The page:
Friday, January 5, 2018

Looking At A Christianity That Is Built To Last - 1 Peter 2:1-20

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1 Peter 2:1-4 "Therefore, ridding yourselves of all malice and all deceit and hypocrisy and envy and all slander, 2 like newborn infants long for the unadulterated spiritual milk, so that by it you may grow up to salvation, 3 if you have tasted that the Lord is kind, 4 to whom you are drawing near, a living stone rejected by men but chosen and precious in the sight of God."


My dad was a carpenter by trade. Whenever he built anything, it was built to last. His skills as a carpenter came in handy when he began working for a large brick and stone company. They were building a series of buildings that required bricks cut to fit into large circular windows. The particular brick cutters that worked for the company left the job. My dad stepped up to help out and ended up being the new brick cutter. One day our family took a ride to view one of the finished buildings. I was amazed by the perfect circular windows and passage ways that were made by my father. He told me he would sometimes take broken bricks and cut them to be included in those beautiful structures. To this day, years later, those buildings are testimonies of his handiwork. They were built to last.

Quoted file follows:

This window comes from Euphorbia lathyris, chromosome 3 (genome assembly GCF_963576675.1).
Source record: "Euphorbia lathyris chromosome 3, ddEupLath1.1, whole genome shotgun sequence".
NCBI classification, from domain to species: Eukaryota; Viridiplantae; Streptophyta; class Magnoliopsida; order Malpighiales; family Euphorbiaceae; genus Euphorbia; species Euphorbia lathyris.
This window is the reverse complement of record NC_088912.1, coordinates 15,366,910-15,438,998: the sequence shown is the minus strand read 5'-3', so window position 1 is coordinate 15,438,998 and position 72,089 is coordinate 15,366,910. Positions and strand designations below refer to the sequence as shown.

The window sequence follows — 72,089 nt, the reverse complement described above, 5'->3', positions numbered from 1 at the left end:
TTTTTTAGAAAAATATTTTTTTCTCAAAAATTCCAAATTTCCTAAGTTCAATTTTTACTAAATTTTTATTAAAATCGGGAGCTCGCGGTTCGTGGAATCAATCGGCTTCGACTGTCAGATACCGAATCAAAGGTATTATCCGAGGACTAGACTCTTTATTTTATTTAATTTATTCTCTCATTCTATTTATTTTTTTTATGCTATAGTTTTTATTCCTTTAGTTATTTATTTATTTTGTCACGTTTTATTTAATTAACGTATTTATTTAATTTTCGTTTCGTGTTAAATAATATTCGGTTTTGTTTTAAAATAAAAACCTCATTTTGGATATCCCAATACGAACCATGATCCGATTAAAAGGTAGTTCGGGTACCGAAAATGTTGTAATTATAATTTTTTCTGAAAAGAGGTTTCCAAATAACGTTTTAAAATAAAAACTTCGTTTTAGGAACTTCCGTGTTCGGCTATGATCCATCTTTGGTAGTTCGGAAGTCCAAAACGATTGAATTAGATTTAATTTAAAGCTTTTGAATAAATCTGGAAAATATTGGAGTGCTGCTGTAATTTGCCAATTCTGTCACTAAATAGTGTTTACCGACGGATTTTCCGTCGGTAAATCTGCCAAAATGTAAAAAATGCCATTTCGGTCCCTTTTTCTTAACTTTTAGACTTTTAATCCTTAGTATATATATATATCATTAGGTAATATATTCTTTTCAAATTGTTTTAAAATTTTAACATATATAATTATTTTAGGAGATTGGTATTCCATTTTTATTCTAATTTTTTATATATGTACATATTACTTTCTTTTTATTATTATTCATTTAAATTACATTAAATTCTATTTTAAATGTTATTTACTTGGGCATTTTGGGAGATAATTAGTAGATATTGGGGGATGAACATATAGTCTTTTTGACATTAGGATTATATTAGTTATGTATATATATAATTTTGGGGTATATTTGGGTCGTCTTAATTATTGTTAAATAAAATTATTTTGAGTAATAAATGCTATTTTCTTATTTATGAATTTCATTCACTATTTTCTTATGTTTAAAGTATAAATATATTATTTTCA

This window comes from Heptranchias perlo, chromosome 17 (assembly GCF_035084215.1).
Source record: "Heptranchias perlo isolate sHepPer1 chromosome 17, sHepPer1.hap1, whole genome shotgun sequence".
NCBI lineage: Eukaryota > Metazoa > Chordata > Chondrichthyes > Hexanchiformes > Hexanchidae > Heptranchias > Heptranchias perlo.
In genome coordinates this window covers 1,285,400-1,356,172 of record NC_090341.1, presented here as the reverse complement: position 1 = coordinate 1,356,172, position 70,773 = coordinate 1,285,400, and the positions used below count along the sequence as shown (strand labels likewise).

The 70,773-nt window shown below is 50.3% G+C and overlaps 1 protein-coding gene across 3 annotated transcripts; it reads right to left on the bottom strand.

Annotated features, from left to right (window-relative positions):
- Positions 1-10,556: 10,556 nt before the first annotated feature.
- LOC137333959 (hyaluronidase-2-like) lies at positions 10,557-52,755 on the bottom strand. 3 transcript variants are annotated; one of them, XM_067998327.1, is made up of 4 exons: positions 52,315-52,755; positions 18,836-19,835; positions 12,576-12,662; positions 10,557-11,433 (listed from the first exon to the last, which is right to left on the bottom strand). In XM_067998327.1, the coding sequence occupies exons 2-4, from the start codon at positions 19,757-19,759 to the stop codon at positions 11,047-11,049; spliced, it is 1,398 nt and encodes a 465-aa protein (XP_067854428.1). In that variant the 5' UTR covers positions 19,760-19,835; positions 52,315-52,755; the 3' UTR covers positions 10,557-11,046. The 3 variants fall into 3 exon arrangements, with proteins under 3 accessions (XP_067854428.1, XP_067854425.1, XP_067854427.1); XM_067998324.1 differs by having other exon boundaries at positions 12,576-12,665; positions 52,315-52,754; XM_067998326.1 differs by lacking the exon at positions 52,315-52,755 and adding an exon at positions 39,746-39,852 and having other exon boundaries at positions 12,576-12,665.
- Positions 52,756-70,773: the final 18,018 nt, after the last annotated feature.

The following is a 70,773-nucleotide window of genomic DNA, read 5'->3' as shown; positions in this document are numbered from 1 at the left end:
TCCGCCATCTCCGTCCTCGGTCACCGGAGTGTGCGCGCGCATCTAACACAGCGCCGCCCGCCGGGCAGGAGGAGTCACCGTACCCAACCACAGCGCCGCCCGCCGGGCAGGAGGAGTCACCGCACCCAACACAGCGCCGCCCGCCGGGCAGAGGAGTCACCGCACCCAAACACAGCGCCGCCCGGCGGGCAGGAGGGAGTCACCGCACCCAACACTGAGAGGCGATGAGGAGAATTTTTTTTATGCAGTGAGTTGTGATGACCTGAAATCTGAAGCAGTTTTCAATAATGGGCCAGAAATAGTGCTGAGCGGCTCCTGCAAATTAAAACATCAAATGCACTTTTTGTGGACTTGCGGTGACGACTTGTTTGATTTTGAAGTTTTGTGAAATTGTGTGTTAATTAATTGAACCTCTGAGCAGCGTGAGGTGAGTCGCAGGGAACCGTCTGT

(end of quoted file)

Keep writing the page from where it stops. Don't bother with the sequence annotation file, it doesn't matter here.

In today’s post we are exploring the Christian’s spiritual identity as part of a spiritual temple built upon Jesus Christ – the Precious Cornerstone. Jesus is building a spiritual temple, composed of every believer that is a living stone. By centering upon Jesus Christ, you will discover how the Christian life is “built to last”. 

The Apostle Peter was called by Jesus to follow him. Originally named "Simon", Jesus would change his name to "Petros" - meaning "rock". There is no doubt in my mind that Peter identifies himself as included in the words of exhortation he has written by his secretary or amanuensis - Silvanus (see 1 Peter 5:12). The theme of this first letter or epistle is "stand firm in the grace of God" (see 1 Peter 5:12). Therefore, we want to know what it looks like as Christians stand firm as a spiritual temple, built upon the Chief Cornerstone - Jesus Christ - as He builds them to endure for His sake. Let's consider the foundation, walls and curb appeal of the project Jesus has undertaken.

1. Foundation: The New Birth. 1 Peter 2:1-3